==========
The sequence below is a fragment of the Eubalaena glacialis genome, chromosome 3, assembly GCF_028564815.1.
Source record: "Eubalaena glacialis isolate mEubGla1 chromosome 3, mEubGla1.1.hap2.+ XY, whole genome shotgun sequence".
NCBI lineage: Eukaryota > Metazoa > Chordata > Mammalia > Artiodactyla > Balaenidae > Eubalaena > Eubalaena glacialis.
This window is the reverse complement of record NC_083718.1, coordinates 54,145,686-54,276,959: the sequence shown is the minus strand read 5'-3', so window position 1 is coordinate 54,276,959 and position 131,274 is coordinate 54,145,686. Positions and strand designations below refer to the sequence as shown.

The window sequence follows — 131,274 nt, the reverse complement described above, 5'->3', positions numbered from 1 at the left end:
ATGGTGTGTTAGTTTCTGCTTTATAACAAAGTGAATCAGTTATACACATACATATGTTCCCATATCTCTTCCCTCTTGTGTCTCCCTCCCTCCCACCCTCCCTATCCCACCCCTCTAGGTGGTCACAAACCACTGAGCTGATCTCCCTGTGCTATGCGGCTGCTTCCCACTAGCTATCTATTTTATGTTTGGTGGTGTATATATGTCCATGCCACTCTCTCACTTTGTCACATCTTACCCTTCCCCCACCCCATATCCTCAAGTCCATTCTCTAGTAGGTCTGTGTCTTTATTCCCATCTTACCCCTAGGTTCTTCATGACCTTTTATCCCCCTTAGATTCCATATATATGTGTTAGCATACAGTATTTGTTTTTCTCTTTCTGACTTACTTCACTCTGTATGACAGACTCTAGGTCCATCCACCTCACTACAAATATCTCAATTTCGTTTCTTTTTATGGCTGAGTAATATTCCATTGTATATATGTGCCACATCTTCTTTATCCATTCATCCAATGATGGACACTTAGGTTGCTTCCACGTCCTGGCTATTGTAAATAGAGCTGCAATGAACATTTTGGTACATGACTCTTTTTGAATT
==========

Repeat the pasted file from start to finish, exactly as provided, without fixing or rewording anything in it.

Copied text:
The sequence below is a fragment of the Eubalaena glacialis genome, chromosome 3, assembly GCF_028564815.1.
Source record: "Eubalaena glacialis isolate mEubGla1 chromosome 3, mEubGla1.1.hap2.+ XY, whole genome shotgun sequence".
NCBI lineage: Eukaryota > Metazoa > Chordata > Mammalia > Artiodactyla > Balaenidae > Eubalaena > Eubalaena glacialis.
This window is the reverse complement of record NC_083718.1, coordinates 54,145,686-54,276,959: the sequence shown is the minus strand read 5'-3', so window position 1 is coordinate 54,276,959 and position 131,274 is coordinate 54,145,686. Positions and strand designations below refer to the sequence as shown.

The window sequence follows — 131,274 nt, the reverse complement described above, 5'->3', positions numbered from 1 at the left end:
ATGGTGTGTTAGTTTCTGCTTTATAACAAAGTGAATCAGTTATACACATACATATGTTCCCATATCTCTTCCCTCTTGTGTCTCCCTCCCTCCCACCCTCCCTATCCCACCCCTCTAGGTGGTCACAAACCACTGAGCTGATCTCCCTGTGCTATGCGGCTGCTTCCCACTAGCTATCTATTTTATGTTTGGTGGTGTATATATGTCCATGCCACTCTCTCACTTTGTCACATCTTACCCTTCCCCCACCCCATATCCTCAAGTCCATTCTCTAGTAGGTCTGTGTCTTTATTCCCATCTTACCCCTAGGTTCTTCATGACCTTTTATCCCCCTTAGATTCCATATATATGTGTTAGCATACAGTATTTGTTTTTCTCTTTCTGACTTACTTCACTCTGTATGACAGACTCTAGGTCCATCCACCTCACTACAAATATCTCAATTTCGTTTCTTTTTATGGCTGAGTAATATTCCATTGTATATATGTGCCACATCTTCTTTATCCATTCATCCAATGATGGACACTTAGGTTGCTTCCACGTCCTGGCTATTGTAAATAGAGCTGCAATGAACATTTTGGTACATGACTCTTTTTGAATT